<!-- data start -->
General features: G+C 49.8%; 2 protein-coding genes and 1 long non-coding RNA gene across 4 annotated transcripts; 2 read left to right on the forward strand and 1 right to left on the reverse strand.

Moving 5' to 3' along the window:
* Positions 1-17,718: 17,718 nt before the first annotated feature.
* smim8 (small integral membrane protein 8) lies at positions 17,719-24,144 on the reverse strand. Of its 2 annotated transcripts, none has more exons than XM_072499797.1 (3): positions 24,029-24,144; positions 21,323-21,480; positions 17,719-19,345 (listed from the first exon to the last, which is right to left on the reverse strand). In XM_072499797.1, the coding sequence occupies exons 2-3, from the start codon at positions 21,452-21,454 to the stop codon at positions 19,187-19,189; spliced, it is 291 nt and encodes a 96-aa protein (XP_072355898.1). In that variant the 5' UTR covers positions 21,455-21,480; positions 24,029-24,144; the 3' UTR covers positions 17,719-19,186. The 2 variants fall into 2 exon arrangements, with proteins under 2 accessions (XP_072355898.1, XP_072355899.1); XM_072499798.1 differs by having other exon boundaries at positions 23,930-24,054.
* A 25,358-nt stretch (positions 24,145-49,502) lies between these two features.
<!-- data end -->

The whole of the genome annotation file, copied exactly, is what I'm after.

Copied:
General features: G+C 49.8%; 2 protein-coding genes and 1 long non-coding RNA gene across 4 annotated transcripts; 2 read left to right on the forward strand and 1 right to left on the reverse strand.

Moving 5' to 3' along the window:
* Positions 1-17,718: 17,718 nt before the first annotated feature.
* smim8 (small integral membrane protein 8) lies at positions 17,719-24,144 on the reverse strand. Of its 2 annotated transcripts, none has more exons than XM_072499797.1 (3): positions 24,029-24,144; positions 21,323-21,480; positions 17,719-19,345 (listed from the first exon to the last, which is right to left on the reverse strand). In XM_072499797.1, the coding sequence occupies exons 2-3, from the start codon at positions 21,452-21,454 to the stop codon at positions 19,187-19,189; spliced, it is 291 nt and encodes a 96-aa protein (XP_072355898.1). In that variant the 5' UTR covers positions 21,455-21,480; positions 24,029-24,144; the 3' UTR covers positions 17,719-19,186. The 2 variants fall into 2 exon arrangements, with proteins under 2 accessions (XP_072355898.1, XP_072355899.1); XM_072499798.1 differs by having other exon boundaries at positions 23,930-24,054.
* A 25,358-nt stretch (positions 24,145-49,502) lies between these two features.